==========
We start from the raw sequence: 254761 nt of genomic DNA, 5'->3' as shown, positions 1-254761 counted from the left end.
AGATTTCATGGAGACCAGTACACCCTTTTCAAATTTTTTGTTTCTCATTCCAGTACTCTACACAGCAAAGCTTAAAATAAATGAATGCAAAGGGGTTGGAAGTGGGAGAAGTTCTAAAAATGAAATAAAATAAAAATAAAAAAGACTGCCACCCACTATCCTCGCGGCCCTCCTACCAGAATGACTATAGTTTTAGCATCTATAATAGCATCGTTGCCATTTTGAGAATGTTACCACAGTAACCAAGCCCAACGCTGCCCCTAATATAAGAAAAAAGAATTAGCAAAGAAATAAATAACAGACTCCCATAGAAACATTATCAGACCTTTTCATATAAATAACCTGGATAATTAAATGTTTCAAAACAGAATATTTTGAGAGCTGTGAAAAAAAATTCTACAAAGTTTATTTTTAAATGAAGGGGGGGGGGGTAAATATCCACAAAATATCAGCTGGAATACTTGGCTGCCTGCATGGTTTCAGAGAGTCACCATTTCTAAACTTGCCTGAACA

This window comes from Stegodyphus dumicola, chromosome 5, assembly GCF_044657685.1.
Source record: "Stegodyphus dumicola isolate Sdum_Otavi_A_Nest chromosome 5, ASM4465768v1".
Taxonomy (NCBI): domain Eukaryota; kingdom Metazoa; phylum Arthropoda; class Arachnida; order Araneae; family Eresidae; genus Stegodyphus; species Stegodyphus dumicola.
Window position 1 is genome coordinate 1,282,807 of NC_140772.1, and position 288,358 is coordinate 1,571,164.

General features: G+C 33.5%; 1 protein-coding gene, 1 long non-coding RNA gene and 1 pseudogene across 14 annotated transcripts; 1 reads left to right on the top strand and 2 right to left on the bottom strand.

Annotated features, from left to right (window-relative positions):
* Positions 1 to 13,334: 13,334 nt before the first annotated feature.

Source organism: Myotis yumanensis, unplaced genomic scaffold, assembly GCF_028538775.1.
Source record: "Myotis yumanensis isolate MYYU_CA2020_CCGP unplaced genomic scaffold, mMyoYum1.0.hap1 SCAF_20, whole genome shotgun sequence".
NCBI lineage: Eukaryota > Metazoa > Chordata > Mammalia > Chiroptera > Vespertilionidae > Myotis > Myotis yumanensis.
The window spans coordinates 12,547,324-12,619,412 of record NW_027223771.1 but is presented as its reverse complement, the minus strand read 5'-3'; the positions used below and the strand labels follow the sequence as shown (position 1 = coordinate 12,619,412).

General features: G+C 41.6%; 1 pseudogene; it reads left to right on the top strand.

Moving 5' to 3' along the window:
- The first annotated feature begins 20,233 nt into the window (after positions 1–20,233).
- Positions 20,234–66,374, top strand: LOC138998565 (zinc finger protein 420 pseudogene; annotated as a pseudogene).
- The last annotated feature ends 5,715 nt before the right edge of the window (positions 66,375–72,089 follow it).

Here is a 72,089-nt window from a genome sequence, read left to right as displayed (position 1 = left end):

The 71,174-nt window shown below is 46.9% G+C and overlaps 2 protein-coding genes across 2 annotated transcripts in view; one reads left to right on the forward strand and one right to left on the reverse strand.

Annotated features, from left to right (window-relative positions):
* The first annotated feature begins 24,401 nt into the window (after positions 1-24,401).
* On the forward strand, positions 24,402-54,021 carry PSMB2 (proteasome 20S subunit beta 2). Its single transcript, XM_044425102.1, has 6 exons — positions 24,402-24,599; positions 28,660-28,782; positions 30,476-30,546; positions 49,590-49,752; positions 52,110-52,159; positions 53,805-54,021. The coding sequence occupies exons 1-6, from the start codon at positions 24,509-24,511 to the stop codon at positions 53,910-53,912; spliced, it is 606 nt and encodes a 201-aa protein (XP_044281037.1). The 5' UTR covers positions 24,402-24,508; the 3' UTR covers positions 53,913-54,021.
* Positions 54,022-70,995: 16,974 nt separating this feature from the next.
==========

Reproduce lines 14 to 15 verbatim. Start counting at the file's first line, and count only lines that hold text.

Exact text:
General features: G+C 41.6%; 1 pseudogene; it reads left to right on the top strand.

Moving 5' to 3' along the window: